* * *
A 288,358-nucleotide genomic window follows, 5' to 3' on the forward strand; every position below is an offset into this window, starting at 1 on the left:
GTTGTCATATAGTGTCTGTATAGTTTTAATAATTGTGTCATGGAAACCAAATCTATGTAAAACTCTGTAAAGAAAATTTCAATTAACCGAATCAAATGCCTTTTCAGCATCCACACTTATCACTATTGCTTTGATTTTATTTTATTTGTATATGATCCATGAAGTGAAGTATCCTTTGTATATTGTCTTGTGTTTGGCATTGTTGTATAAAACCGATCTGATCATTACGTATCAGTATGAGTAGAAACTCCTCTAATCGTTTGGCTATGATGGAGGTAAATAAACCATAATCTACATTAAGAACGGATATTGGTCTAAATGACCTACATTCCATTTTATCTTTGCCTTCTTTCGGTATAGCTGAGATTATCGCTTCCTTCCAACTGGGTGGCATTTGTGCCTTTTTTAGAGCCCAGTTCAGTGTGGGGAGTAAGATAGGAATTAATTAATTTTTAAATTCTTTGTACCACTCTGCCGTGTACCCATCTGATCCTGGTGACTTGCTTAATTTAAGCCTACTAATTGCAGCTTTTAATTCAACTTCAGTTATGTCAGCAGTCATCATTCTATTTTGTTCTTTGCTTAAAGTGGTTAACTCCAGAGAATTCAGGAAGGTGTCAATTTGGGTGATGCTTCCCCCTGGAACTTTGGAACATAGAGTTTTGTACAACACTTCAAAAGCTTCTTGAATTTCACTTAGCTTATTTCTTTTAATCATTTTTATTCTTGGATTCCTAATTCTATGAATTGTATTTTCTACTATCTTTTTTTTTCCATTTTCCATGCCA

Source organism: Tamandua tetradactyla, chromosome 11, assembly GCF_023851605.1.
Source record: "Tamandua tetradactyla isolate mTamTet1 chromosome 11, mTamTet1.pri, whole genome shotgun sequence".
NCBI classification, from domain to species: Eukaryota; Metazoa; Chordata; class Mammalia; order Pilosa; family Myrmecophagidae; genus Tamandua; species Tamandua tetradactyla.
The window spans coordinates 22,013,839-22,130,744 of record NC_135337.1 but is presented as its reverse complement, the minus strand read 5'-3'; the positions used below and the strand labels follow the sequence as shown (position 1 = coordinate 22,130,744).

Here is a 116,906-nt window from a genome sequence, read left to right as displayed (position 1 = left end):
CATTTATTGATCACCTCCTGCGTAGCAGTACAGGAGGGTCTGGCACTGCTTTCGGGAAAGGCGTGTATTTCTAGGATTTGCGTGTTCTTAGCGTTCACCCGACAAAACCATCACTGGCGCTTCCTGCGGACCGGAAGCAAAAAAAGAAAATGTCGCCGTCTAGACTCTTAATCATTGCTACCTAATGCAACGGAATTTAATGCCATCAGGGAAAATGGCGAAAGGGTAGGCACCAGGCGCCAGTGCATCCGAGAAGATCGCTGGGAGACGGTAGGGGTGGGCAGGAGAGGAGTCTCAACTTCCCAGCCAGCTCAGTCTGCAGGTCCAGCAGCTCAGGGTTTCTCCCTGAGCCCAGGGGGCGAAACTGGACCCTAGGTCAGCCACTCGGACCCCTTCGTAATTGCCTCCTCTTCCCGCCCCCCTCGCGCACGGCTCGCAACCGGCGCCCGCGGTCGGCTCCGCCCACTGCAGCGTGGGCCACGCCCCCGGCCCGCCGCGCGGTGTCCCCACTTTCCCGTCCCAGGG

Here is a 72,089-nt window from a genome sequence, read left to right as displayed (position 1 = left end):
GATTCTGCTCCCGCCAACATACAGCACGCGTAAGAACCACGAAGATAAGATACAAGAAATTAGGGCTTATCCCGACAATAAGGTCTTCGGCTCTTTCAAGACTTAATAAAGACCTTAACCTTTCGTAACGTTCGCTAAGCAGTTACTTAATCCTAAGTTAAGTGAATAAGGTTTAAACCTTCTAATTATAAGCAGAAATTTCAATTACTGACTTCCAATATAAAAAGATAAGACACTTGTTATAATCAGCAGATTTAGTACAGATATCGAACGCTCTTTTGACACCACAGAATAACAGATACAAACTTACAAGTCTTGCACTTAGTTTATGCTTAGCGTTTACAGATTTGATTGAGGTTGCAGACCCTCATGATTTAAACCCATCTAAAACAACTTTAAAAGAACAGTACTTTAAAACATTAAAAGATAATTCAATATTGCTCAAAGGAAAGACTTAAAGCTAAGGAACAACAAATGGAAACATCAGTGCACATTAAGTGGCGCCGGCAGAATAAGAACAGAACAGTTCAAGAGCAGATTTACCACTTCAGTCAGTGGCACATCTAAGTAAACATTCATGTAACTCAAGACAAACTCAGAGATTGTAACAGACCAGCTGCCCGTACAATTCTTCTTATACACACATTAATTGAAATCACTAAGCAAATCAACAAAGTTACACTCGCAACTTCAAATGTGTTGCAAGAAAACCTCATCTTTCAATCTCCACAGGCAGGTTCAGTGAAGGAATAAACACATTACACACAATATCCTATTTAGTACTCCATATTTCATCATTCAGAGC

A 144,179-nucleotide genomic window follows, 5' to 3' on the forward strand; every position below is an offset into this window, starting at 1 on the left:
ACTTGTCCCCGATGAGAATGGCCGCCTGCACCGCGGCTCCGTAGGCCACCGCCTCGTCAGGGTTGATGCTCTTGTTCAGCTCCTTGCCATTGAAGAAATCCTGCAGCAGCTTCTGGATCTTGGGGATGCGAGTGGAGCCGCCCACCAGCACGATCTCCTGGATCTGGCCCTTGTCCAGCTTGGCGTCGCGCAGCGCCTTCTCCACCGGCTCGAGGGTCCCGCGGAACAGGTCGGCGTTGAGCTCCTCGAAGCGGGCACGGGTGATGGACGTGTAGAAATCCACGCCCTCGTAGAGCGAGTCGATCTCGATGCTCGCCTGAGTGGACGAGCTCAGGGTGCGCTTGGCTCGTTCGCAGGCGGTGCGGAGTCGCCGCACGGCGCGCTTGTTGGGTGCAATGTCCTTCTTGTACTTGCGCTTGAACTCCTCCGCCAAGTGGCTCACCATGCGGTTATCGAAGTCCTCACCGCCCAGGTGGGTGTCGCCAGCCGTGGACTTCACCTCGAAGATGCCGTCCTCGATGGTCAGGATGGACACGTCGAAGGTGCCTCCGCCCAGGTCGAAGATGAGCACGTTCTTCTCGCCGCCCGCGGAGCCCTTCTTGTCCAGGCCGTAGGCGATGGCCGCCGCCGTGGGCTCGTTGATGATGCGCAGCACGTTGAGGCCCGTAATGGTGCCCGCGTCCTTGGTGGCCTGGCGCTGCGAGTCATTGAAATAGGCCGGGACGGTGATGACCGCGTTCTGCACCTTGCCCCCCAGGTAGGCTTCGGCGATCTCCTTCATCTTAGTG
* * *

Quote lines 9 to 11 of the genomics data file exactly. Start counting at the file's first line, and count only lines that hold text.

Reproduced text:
Here is a 72,089-nt window from a genome sequence, read left to right as displayed (position 1 = left end):
GATTCTGCTCCCGCCAACATACAGCACGCGTAAGAACCACGAAGATAAGATACAAGAAATTAGGGCTTATCCCGACAATAAGGTCTTCGGCTCTTTCAAGACTTAATAAAGACCTTAACCTTTCGTAACGTTCGCTAAGCAGTTACTTAATCCTAAGTTAAGTGAATAAGGTTTAAACCTTCTAATTATAAGCAGAAATTTCAATTACTGACTTCCAATATAAAAAGATAAGACACTTGTTATAATCAGCAGATTTAGTACAGATATCGAACGCTCTTTTGACACCACAGAATAACAGATACAAACTTACAAGTCTTGCACTTAGTTTATGCTTAGCGTTTACAGATTTGATTGAGGTTGCAGACCCTCATGATTTAAACCCATCTAAAACAACTTTAAAAGAACAGTACTTTAAAACATTAAAAGATAATTCAATATTGCTCAAAGGAAAGACTTAAAGCTAAGGAACAACAAATGGAAACATCAGTGCACATTAAGTGGCGCCGGCAGAATAAGAACAGAACAGTTCAAGAGCAGATTTACCACTTCAGTCAGTGGCACATCTAAGTAAACATTCATGTAACTCAAGACAAACTCAGAGATTGTAACAGACCAGCTGCCCGTACAATTCTTCTTATACACACATTAATTGAAATCACTAAGCAAATCAACAAAGTTACACTCGCAACTTCAAATGTGTTGCAAGAAAACCTCATCTTTCAATCTCCACAGGCAGGTTCAGTGAAGGAATAAACACATTACACACAATATCCTATTTAGTACTCCATATTTCATCATTCAGAGC

A 144,179-nucleotide genomic window follows, 5' to 3' on the forward strand; every position below is an offset into this window, starting at 1 on the left: